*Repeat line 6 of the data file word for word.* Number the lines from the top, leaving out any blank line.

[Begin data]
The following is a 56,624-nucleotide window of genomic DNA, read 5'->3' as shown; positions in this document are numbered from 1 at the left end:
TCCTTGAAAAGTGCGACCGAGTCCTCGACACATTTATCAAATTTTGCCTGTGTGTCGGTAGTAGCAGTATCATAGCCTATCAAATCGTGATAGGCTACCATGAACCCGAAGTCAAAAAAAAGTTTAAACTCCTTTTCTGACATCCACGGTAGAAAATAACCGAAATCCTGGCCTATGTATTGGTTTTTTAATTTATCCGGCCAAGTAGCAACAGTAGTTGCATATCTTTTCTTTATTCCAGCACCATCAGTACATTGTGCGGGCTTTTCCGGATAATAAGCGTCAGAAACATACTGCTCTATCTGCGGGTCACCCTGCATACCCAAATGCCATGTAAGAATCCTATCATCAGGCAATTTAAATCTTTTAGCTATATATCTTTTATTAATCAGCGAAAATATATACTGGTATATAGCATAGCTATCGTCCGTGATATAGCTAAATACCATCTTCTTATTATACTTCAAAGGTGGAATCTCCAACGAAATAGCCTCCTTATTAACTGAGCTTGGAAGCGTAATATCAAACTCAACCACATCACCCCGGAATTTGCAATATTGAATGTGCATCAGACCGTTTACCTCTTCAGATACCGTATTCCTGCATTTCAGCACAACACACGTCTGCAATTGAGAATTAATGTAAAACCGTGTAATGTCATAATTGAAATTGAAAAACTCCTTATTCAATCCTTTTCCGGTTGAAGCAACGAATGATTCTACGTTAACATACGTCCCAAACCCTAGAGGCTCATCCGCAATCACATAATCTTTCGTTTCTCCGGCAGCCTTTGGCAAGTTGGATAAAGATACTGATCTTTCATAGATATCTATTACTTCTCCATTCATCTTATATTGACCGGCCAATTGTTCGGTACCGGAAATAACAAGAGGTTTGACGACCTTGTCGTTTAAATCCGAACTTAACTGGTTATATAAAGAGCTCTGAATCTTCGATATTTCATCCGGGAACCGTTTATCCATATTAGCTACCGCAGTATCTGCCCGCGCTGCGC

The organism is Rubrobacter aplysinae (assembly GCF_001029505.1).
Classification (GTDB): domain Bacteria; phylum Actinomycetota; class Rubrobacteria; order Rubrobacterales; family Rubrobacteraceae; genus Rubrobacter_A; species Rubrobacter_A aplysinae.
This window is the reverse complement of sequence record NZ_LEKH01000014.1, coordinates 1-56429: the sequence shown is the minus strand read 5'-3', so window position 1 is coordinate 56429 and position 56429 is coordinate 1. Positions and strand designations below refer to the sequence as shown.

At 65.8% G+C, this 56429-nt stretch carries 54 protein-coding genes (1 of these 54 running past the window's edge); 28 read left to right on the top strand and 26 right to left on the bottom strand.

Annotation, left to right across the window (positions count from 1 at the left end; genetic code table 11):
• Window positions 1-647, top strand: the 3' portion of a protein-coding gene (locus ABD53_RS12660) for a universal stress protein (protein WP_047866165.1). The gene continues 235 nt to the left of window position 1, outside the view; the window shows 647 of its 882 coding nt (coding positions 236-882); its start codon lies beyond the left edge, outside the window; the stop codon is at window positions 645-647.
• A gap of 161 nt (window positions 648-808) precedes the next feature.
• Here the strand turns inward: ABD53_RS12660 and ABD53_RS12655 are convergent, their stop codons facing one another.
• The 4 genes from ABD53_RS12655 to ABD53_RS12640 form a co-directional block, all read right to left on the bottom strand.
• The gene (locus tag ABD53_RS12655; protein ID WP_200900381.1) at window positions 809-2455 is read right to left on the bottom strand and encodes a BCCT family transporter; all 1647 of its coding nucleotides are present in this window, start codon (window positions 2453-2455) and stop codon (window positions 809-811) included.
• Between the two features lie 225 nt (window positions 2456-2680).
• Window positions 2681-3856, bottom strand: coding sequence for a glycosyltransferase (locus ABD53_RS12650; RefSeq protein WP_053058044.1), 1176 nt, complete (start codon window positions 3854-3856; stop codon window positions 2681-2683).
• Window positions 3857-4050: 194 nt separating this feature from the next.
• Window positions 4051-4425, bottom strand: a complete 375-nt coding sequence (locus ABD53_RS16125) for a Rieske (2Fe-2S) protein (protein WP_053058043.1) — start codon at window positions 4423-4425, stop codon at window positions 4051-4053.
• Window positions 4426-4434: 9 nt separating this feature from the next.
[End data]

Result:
At 65.8% G+C, this 56429-nt stretch carries 54 protein-coding genes (1 of these 54 running past the window's edge); 28 read left to right on the top strand and 26 right to left on the bottom strand.